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Coyote

Coyote in a trap.

“(Dr. Valerius) Geist and Princeton University biologist Andrew Dobson theorize that killing off the wolf allowed CWD to take hold in the first place.” ~ Todd Wilkinson, "The Undeniable Value of Wolves, Bears, Lions and Coyotes in Battling Disease"

I traveled north to Waushara County for a vegan Thanksgiving dinner at an organic farm. Conversation fell to the deer nine-day hunt, CWD and wolves. An ex-hunter, now vegan, said, “When you go into the bars in central Wisconsin, it is all about wolves, wolves, wolves — despising them — and as for deer: 'I am not risking CWD (chronic wasting disease) — I donate the deer to the pantries.'"

The Wisconsin Department of Natural Resources and Republican legislative policies are making Wisconsin very sick. Chronic wasting disease now pervades 55 counties and has increased to 35 percent of adult bucks. 

According to the Wisconsin Department of Health Services, during 2017, Wisconsin reported setting a new milestone with 4,299 cases of Lyme disease. Wisconsin is the fourth-worst state in the country for Lyme disease, and dogs are also victims.

Imbalance creates disease. Lacking natural predators, both chronic wasting and Lyme disease are spreading quickly in Wisconsin. 

Intensive trapping of midrange predators like coyotes, foxes and bobcats has caused an explosion of mice. Deer are financial and political power for the DNR. Killing trophy bucks leaves the does to produce the next cannon fodder and keep the deer herd artificially high. Deer and mice are the main carriers of Lyme disease ticks. The “lowly” opossum is the keystone species in controlling ticks. Unlike mice and deer, opossums are fastidious groomers and vacuum up thousands of ticks each summer.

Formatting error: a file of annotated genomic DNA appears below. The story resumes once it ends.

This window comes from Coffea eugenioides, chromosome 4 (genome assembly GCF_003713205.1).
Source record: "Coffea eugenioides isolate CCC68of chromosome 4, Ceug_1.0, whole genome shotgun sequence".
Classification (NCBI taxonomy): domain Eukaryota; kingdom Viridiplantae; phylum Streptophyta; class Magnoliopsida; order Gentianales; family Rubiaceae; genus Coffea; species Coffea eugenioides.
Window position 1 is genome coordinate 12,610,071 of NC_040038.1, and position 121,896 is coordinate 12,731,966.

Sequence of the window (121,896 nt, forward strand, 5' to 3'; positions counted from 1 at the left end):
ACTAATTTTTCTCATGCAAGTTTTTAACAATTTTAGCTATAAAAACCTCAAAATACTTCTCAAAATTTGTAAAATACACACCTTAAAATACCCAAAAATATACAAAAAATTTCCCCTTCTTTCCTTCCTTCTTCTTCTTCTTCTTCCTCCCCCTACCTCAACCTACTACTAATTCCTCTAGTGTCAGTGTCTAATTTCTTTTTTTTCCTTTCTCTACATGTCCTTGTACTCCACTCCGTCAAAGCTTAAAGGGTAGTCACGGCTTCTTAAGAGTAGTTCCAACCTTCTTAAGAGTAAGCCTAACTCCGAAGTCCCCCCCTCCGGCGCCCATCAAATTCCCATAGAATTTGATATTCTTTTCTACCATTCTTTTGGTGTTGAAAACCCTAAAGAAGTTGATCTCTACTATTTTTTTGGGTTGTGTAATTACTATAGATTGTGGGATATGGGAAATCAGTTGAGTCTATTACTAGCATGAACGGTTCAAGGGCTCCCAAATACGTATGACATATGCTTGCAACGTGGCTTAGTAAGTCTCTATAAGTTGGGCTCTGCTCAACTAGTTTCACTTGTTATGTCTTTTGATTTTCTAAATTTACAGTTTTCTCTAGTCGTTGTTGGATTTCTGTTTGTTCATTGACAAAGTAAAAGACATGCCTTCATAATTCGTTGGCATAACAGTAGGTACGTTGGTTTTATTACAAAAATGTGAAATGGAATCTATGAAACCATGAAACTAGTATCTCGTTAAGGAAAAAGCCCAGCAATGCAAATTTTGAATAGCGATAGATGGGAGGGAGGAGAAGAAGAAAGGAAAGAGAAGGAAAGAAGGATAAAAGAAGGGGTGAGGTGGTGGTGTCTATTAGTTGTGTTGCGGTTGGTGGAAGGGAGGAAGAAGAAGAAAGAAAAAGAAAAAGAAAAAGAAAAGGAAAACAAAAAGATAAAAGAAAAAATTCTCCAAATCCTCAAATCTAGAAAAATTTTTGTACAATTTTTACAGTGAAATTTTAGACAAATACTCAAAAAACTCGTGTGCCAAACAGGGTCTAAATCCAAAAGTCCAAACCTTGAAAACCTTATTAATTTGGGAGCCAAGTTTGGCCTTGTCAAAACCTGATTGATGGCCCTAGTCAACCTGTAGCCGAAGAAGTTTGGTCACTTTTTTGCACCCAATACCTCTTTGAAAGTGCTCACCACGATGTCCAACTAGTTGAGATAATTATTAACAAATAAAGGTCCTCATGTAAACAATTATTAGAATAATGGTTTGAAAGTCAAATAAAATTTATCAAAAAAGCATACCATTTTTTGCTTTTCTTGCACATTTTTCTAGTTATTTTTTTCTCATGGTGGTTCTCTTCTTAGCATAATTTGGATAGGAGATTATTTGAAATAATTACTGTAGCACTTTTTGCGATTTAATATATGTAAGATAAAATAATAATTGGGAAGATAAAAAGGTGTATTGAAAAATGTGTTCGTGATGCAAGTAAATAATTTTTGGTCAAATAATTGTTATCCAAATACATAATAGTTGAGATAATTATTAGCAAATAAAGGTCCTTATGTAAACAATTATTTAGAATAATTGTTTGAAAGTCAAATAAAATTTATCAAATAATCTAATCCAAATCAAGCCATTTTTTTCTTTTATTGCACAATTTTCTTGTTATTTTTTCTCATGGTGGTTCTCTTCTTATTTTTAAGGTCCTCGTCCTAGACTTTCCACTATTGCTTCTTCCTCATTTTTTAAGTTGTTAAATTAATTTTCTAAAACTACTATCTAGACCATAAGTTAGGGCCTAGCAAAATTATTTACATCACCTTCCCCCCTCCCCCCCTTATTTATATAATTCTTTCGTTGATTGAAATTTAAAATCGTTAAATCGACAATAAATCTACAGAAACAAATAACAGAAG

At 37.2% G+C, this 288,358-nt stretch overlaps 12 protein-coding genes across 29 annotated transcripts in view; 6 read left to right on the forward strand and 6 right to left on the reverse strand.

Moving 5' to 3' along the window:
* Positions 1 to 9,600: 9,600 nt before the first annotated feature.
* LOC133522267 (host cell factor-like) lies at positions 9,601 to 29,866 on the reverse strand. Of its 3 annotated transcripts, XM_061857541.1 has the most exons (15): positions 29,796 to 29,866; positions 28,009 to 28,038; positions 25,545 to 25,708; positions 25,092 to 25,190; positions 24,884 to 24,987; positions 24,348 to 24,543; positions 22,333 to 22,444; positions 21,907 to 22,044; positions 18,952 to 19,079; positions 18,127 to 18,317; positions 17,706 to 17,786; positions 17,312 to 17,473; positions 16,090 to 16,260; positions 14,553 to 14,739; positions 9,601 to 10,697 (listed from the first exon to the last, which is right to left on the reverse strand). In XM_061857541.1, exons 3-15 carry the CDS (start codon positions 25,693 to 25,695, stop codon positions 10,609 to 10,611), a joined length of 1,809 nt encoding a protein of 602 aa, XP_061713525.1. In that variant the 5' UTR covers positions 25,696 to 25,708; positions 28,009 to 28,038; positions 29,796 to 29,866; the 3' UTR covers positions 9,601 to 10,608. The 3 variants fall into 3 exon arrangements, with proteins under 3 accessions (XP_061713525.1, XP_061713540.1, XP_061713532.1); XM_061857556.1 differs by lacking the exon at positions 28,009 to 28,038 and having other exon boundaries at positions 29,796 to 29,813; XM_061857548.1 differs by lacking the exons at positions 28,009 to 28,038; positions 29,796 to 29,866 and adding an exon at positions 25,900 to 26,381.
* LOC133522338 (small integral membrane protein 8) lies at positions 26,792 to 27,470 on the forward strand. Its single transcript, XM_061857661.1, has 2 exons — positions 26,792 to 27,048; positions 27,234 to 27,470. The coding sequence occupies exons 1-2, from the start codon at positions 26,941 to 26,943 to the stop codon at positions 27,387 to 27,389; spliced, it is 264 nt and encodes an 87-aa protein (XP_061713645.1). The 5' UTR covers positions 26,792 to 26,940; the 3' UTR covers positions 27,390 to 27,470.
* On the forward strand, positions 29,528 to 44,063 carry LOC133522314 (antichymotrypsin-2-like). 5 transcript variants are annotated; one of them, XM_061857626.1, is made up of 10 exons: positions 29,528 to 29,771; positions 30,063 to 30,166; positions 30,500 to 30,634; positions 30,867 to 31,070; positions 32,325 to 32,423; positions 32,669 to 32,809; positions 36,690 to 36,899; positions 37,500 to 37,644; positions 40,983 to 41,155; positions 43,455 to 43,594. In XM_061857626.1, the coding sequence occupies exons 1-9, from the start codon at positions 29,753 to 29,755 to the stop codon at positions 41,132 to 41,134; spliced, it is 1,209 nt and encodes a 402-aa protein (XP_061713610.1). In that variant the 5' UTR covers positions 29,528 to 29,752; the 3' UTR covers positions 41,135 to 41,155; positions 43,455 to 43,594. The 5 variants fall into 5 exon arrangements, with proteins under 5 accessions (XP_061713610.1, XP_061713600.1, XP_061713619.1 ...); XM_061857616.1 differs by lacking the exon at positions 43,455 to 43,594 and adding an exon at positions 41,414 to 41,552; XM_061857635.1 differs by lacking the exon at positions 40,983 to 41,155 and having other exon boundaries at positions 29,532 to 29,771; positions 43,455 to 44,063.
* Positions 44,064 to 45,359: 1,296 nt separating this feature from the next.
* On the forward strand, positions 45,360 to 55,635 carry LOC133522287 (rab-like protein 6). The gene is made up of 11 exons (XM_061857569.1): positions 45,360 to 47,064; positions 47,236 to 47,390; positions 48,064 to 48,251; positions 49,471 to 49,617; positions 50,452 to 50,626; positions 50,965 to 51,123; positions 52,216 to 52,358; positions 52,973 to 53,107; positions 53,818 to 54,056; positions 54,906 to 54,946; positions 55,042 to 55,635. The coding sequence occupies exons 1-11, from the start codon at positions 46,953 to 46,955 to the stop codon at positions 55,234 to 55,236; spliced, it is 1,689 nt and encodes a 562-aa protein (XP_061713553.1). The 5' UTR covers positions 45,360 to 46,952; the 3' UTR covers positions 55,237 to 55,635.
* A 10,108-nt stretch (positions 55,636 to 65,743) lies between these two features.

In a 2017 article, "The Undeniable Value of Wolves, Bears, Lions and Coyotes in Battling Disease," Todd Wilkinson quotes Kevin Van Tighem, a hunter and former superintendent of Banff National Park in Alberta’s Canadian Rockies. “'I don’t know of a single credible biologist who would argue that wolves, along with other predators and scavengers, aren’t important tools in devising sound strategies for dealing with CWD.’ Van Tighem says it can be rationally argued that wolves provide the best line of defense since they are confronting infected animals.”

Wilkinson writes: “Van Tighem told me, just as a dozen other scientists and land managers who hunt have — that once CWD is confirmed in the places where they go afield, they will no longer eat game meat from that area and may stop hunting altogether.”

Bears, cougars, wolves and coyotes are absolutely necessary, in natural numbers, to control disease that can spread rapidly throughout wildlife populations, with some of them moving on  to humans.

“Critics say the denial coming from Western states (and Wisconsin) about the beneficial role predators can play in slowing the advance of CWD is driven by a backward cultural mindset — reinforced by politicians who perpetuate it to get elected — that has little or no scientific basis. In the case of CWD, states that continue to adhere to anti-predator policies may, in fact, be making disease impacts worse.”